Karyomapping is an advanced type of preimplantation genetic diagnosis (PGD) process used in the IVF process. PGD is usually recommended for couples who carry a defective gene, which leads to an inherited genetic disorder. The familiarity of a defective gene carrier may obtain either from already having a genetically disordered child or from family history or through DNA testing.
Karyomapping is the technique applied to avoid passing on the defective gene from the couples who are known carriers of the defective gene. In this process, embryos are pre-screened to identify the genetic structure before implantation into the womb.
Patients with genetic disorders need to continue with the IVF process followed by PGD. In general, PGD applied in the In-vitro-fertilization (IVF) involves retrieval of multiple eggs from ovaries of the intended mother and artificially fertilize them in the embryology laboratory to produce multiple embryos. And every produced embryo screened for defective gene carrier through PGD. Only, healthy embryos, which are expected to be free from the genetic condition have selected and transferred to the uterus. Thus, the PGD helps to break down the chain of hereditary transmission of genetic defective.
The procedure involves in Karyomapping
A blood sample is taken from the intended parents (both father & mother) and also from close relatives (one or more) who have a blood relationship with the intended parents. The blood sample of relatives is considered as ‘references’.
The chromosomal structure of the intended parents and references are tested through Karyomapping for genetic analysis. Almost three lakhs possible different characteristic features of the defective chromosome may present in father, mother or reference blood sample can be analyzed through Karyomapping.
Karyomapping is considered as the special type of the PGD as it can identify the unique fingerprint present in the chromosome, which is responsible for carrying the defective gene.
Therefore, embryos produced in the IVF process are tested to check the presence of the identical fingerprint present in their father, mother or reference blood sample. The presence of the same fingerprint in the embryos denoted that they carry the defective gene and have a high risk of developing inheriting a genetic disorder. But the absence of such fingerprint in certain embryos denoted the absence of the defective gene and maximum scope of free of the disorder. These selected embryos are considered good candidates for transferring them into the mother's womb.
The difference of Karyomapping with other PGD
Before the invention of Karyomapping, PGD is the only identification test available for detecting the inheritance of a defective gene. The duration of PGD requires a long duration along with several scientists involves for the conduction of the test. Therefore, couples with a genetic disorder have experienced a long waiting period before pursuing IVF treatment. But Karyomapping is a universal test for PGD to detect any type of genetic defect. The duration of the conduction of Karyomapping takes only a few weeks and reduce the waiting period of IVF treatment.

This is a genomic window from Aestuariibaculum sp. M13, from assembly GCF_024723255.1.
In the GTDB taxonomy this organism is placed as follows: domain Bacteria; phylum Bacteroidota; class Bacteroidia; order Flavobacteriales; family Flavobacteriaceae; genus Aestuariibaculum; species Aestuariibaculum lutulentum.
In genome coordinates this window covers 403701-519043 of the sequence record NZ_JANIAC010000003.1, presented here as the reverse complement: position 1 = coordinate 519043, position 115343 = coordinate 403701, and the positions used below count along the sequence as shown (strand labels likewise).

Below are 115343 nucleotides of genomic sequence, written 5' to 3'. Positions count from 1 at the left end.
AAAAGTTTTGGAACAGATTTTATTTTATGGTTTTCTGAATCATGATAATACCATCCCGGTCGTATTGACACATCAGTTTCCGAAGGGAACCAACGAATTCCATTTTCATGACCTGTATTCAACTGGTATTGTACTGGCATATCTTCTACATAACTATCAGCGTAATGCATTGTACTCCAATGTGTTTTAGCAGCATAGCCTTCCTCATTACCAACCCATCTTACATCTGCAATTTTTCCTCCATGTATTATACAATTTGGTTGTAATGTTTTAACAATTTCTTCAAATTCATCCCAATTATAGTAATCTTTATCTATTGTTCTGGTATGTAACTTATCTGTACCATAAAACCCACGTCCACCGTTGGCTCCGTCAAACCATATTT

Accuracy of karyomapping
A single cell or a small number of cells taken from the embryo before uterine transmission. This accuracy of the test cannot be 100%, as the collected sample is very small. But experts suggested that the possibility of successful detection of any type of genetic disorder through karyomapping is more than 95%.
Considering the minimum chance of an incorrect result, the expert recommends prenatal testing for confirmation of unaffected pregnancy. Amniocentesis or chorionic villus sampling are types of prenatal testing, which is conducted by taking many thousands of cells from the fetus. Therefore, the chances of the accuracy of the test result are higher.
Above all karyomapping is not absolute assurance of correct embryo testing for a genetic disorder, but it is considered as a quick and efficient test to reduce the risk of a genetic disorder, which affects the pregnancy.
The requirements for karyomapping
The sample of DNA is collected from the couples (both the woman and the man) who have a genetic disorder and will pursue the IVF treatment by using a cheek swab. A similar process is also repeated to collect additional samples from 'references' who have a direct blood relationship with the intended parents and carry a similar defective gene.
If the patients act as a carrier of the defective gene then the 'references' should be obtained from both the maternal and the paternal side who shares the mutant gene of both the mother and father respectively. But in case of couples have their biological child, then the 'references' sample can be collected from an affected child. In the case of no sample obtained from an affected child, the 'references' sample collected from the couple’s parents.
If only one side of the family carries a defective gene or dominant disorder, the reference sample needs to collect from only that affected side of the family means either from the affected child of the couple, or parent affected by the disorder. In certain cases, the sample is also collected an unaffected relative to compare the DNA fingerprint associated with the mutated gene, with that of the normal gene in the family.